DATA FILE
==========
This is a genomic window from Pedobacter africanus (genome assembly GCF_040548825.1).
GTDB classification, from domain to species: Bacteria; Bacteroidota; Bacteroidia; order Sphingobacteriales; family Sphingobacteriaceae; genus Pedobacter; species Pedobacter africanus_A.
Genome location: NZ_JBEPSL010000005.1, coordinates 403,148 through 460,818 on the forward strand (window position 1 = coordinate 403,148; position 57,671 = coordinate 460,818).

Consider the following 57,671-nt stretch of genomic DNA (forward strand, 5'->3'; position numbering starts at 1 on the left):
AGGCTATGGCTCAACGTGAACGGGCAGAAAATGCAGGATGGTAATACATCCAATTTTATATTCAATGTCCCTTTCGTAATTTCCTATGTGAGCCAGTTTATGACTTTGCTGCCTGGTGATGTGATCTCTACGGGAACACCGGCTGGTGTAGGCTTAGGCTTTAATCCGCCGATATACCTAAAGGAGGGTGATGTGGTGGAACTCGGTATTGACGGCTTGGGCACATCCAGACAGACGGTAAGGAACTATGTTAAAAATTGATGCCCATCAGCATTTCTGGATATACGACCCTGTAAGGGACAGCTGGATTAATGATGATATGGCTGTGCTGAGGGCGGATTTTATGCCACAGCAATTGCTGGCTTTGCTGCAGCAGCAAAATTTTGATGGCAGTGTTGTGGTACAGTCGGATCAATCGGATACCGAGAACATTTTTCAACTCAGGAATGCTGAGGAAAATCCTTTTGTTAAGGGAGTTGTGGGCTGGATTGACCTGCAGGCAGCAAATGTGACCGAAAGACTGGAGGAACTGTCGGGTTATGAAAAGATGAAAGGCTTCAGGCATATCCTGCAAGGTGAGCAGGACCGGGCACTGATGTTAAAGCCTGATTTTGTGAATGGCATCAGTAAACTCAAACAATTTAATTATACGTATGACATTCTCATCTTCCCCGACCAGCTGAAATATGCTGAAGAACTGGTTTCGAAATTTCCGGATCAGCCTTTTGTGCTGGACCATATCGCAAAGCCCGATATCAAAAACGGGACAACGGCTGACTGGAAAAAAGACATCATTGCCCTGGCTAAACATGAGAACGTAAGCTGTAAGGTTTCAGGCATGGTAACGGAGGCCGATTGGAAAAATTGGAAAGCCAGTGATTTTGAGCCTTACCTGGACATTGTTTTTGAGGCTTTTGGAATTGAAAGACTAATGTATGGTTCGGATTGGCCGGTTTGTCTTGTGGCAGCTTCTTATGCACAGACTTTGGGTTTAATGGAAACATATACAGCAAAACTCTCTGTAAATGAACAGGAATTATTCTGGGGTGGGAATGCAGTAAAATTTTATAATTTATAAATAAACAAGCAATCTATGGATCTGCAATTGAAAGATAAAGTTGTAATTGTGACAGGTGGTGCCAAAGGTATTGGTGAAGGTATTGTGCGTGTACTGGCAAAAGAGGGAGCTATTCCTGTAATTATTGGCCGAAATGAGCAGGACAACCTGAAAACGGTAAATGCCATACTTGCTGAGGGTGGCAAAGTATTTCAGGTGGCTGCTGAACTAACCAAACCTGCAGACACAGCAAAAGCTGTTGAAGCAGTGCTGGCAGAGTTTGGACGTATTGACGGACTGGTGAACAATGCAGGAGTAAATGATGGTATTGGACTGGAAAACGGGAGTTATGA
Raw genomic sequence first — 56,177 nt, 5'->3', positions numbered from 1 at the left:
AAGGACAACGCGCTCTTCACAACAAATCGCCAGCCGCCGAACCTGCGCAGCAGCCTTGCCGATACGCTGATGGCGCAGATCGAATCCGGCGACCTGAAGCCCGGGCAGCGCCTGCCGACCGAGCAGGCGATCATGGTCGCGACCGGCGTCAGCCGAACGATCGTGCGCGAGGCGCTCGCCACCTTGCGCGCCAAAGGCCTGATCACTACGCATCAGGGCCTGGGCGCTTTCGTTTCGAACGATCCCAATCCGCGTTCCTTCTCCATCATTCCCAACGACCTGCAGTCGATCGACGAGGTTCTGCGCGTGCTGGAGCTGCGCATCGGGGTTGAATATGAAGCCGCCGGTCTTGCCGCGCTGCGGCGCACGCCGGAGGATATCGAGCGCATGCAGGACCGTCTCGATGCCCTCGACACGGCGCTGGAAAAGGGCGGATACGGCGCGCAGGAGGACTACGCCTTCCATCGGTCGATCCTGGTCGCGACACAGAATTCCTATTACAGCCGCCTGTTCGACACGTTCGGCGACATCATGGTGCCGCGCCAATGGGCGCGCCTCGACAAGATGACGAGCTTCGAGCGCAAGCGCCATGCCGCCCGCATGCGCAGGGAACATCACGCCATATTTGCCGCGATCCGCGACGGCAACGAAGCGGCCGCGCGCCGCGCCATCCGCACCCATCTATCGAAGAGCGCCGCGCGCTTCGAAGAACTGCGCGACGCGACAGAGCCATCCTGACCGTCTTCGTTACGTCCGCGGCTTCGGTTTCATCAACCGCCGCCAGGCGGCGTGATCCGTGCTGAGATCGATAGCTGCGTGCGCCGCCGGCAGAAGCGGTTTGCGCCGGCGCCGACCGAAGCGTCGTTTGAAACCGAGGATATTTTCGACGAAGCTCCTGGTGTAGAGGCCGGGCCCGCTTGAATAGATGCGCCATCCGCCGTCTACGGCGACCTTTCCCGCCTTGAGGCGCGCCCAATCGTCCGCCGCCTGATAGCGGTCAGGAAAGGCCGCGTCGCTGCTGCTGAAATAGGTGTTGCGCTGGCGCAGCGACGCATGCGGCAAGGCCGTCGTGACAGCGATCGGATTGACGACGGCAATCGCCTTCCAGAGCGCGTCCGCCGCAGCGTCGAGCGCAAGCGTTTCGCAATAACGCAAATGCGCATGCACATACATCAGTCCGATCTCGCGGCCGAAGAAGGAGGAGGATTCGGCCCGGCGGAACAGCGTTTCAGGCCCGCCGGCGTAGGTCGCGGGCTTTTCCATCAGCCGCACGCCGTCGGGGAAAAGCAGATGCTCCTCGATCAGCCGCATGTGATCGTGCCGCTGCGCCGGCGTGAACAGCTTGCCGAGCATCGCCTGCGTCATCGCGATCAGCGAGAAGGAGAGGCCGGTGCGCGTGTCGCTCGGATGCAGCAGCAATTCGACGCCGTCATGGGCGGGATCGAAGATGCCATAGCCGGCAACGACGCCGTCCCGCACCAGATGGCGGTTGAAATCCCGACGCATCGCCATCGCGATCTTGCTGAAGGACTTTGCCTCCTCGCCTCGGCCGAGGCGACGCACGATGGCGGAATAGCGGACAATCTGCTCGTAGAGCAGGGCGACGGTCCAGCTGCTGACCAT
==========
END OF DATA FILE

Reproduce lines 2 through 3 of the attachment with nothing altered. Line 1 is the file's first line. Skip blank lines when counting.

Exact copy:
GTDB classification, from domain to species: Bacteria; Bacteroidota; Bacteroidia; order Sphingobacteriales; family Sphingobacteriaceae; genus Pedobacter; species Pedobacter africanus_A.
Genome location: NZ_JBEPSL010000005.1, coordinates 403,148 through 460,818 on the forward strand (window position 1 = coordinate 403,148; position 57,671 = coordinate 460,818).